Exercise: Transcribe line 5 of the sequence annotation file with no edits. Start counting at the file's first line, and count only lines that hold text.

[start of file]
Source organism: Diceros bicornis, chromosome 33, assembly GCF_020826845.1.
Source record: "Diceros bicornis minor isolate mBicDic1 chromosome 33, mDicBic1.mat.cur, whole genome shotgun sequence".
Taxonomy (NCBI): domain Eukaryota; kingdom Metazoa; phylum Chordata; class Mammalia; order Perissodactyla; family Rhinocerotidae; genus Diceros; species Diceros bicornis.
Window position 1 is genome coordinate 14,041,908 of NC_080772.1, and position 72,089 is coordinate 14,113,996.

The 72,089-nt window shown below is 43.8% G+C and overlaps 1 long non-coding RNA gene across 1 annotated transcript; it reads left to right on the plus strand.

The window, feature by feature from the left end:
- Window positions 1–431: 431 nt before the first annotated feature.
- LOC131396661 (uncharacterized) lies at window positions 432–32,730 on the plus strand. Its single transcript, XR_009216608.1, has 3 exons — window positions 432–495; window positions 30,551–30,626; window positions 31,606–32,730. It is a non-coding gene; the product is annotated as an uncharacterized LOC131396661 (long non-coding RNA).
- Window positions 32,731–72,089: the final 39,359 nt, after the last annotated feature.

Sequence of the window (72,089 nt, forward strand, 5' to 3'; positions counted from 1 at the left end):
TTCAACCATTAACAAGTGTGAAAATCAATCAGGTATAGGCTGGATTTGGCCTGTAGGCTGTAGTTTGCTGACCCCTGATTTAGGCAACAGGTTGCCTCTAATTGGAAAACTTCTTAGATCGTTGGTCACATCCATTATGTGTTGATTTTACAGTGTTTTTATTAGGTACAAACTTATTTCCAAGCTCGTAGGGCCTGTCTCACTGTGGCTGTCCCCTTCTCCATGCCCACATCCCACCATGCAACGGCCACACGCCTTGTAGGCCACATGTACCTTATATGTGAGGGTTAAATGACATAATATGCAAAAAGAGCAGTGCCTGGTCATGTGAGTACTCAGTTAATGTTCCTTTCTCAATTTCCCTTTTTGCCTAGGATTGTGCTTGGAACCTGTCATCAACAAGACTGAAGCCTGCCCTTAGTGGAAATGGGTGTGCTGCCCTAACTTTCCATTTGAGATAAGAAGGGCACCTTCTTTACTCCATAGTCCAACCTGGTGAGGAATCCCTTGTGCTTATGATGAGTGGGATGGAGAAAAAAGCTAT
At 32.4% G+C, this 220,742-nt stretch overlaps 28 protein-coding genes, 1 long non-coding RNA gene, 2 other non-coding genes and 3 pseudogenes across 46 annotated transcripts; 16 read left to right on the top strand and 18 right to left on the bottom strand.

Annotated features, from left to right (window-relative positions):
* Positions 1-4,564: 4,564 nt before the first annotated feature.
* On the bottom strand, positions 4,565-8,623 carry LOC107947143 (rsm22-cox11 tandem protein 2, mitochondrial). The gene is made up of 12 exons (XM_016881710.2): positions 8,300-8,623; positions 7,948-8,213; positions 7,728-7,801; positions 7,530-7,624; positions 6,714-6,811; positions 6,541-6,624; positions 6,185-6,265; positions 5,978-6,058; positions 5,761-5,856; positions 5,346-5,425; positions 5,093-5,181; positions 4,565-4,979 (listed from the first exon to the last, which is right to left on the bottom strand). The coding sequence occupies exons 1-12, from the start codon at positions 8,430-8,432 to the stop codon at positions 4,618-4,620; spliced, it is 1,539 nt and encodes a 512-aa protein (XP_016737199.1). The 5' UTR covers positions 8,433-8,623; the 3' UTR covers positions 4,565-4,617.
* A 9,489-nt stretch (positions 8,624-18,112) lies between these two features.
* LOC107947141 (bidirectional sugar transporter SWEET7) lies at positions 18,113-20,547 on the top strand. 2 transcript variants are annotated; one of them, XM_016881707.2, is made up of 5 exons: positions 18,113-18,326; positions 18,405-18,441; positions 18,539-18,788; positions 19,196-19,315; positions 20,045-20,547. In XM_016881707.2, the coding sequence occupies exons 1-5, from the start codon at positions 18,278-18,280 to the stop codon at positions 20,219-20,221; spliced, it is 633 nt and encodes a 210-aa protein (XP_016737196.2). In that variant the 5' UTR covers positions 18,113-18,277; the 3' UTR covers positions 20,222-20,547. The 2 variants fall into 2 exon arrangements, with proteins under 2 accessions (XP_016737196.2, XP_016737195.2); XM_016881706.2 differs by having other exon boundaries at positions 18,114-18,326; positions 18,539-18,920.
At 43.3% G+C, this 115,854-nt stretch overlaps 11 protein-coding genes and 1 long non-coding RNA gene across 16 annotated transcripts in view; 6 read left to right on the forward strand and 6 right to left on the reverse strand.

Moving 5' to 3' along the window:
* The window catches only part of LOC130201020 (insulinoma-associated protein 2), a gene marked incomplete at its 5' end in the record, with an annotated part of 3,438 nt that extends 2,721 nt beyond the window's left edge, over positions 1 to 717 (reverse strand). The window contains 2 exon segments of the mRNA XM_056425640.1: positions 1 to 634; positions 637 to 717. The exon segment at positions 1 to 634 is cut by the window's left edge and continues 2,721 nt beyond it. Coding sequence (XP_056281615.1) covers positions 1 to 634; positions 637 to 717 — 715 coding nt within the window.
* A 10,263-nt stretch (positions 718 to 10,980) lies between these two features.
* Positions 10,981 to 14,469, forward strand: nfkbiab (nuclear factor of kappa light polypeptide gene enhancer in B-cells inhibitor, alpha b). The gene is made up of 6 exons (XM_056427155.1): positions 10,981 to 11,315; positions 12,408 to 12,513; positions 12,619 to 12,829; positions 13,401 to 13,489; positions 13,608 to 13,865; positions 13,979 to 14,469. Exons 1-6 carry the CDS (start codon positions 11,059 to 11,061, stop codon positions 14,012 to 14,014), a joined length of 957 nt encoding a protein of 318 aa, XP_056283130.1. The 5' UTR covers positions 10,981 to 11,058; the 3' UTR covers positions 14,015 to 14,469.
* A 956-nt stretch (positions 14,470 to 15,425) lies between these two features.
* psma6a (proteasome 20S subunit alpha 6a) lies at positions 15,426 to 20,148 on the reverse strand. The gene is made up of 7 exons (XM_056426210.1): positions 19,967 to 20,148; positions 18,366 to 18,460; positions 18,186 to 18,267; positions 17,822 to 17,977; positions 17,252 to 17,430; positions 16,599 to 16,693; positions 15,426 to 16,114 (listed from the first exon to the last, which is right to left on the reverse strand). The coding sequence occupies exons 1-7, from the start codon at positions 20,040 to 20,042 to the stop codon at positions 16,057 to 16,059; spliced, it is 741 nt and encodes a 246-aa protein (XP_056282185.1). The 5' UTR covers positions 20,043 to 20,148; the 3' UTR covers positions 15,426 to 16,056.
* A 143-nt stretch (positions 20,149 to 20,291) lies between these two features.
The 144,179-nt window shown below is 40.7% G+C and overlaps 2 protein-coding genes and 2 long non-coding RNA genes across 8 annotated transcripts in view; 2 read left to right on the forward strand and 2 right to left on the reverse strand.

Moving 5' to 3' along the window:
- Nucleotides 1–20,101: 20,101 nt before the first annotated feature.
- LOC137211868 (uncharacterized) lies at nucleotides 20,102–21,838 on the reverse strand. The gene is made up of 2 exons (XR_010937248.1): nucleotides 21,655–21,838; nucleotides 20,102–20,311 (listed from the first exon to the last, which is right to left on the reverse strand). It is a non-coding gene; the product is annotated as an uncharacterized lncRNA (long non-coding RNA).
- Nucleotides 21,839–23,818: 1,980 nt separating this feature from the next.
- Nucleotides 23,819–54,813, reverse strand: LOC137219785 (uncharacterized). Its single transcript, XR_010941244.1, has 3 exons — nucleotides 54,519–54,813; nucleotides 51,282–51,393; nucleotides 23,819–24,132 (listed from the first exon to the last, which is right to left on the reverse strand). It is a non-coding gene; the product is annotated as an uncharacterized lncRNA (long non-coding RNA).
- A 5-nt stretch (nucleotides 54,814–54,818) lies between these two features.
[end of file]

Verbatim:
The 72,089-nt window shown below is 43.8% G+C and overlaps 1 long non-coding RNA gene across 1 annotated transcript; it reads left to right on the plus strand.